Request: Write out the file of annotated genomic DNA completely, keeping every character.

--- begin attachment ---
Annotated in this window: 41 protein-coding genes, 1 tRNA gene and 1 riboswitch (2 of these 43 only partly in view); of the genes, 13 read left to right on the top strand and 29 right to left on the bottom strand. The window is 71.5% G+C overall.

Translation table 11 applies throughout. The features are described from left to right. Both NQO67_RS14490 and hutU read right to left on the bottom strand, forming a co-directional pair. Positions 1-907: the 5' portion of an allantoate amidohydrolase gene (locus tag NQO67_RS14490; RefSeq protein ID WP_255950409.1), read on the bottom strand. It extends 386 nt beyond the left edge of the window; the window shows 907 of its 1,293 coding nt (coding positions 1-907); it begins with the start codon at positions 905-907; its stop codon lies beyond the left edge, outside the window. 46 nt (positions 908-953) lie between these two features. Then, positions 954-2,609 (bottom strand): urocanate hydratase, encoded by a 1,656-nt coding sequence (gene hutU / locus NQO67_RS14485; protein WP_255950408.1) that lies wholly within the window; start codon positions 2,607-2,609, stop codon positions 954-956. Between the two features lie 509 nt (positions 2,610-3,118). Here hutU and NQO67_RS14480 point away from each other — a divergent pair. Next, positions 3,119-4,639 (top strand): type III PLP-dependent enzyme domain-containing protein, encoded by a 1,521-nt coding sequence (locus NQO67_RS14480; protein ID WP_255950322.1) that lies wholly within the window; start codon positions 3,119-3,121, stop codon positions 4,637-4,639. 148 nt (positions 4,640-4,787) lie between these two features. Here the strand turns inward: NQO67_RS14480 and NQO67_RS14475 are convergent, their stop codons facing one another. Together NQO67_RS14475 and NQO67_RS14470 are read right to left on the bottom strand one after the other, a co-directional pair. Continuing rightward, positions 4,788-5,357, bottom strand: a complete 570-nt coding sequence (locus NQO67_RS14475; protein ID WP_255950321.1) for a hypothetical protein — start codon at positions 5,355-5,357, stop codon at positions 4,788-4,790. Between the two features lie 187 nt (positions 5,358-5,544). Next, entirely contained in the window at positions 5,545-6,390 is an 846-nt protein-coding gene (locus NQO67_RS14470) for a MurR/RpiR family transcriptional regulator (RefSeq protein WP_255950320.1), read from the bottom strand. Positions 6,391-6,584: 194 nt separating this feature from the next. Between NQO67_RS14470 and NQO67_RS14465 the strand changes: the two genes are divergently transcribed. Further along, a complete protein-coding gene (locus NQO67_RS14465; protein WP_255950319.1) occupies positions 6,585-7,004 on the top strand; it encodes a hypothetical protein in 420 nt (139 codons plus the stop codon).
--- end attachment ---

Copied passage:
Annotated in this window: 41 protein-coding genes, 1 tRNA gene and 1 riboswitch (2 of these 43 only partly in view); of the genes, 13 read left to right on the top strand and 29 right to left on the bottom strand. The window is 71.5% G+C overall.

Translation table 11 applies throughout. The features are described from left to right. Both NQO67_RS14490 and hutU read right to left on the bottom strand, forming a co-directional pair. Positions 1-907: the 5' portion of an allantoate amidohydrolase gene (locus tag NQO67_RS14490; RefSeq protein ID WP_255950409.1), read on the bottom strand. It extends 386 nt beyond the left edge of the window; the window shows 907 of its 1,293 coding nt (coding positions 1-907); it begins with the start codon at positions 905-907; its stop codon lies beyond the left edge, outside the window. 46 nt (positions 908-953) lie between these two features. Then, positions 954-2,609 (bottom strand): urocanate hydratase, encoded by a 1,656-nt coding sequence (gene hutU / locus NQO67_RS14485; protein WP_255950408.1) that lies wholly within the window; start codon positions 2,607-2,609, stop codon positions 954-956. Between the two features lie 509 nt (positions 2,610-3,118). Here hutU and NQO67_RS14480 point away from each other — a divergent pair. Next, positions 3,119-4,639 (top strand): type III PLP-dependent enzyme domain-containing protein, encoded by a 1,521-nt coding sequence (locus NQO67_RS14480; protein ID WP_255950322.1) that lies wholly within the window; start codon positions 3,119-3,121, stop codon positions 4,637-4,639. 148 nt (positions 4,640-4,787) lie between these two features. Here the strand turns inward: NQO67_RS14480 and NQO67_RS14475 are convergent, their stop codons facing one another. Together NQO67_RS14475 and NQO67_RS14470 are read right to left on the bottom strand one after the other, a co-directional pair. Continuing rightward, positions 4,788-5,357, bottom strand: a complete 570-nt coding sequence (locus NQO67_RS14475; protein ID WP_255950321.1) for a hypothetical protein — start codon at positions 5,355-5,357, stop codon at positions 4,788-4,790. Between the two features lie 187 nt (positions 5,358-5,544). Next, entirely contained in the window at positions 5,545-6,390 is an 846-nt protein-coding gene (locus NQO67_RS14470) for a MurR/RpiR family transcriptional regulator (RefSeq protein WP_255950320.1), read from the bottom strand. Positions 6,391-6,584: 194 nt separating this feature from the next. Between NQO67_RS14470 and NQO67_RS14465 the strand changes: the two genes are divergently transcribed. Further along, a complete protein-coding gene (locus NQO67_RS14465; protein WP_255950319.1) occupies positions 6,585-7,004 on the top strand; it encodes a hypothetical protein in 420 nt (139 codons plus the stop codon).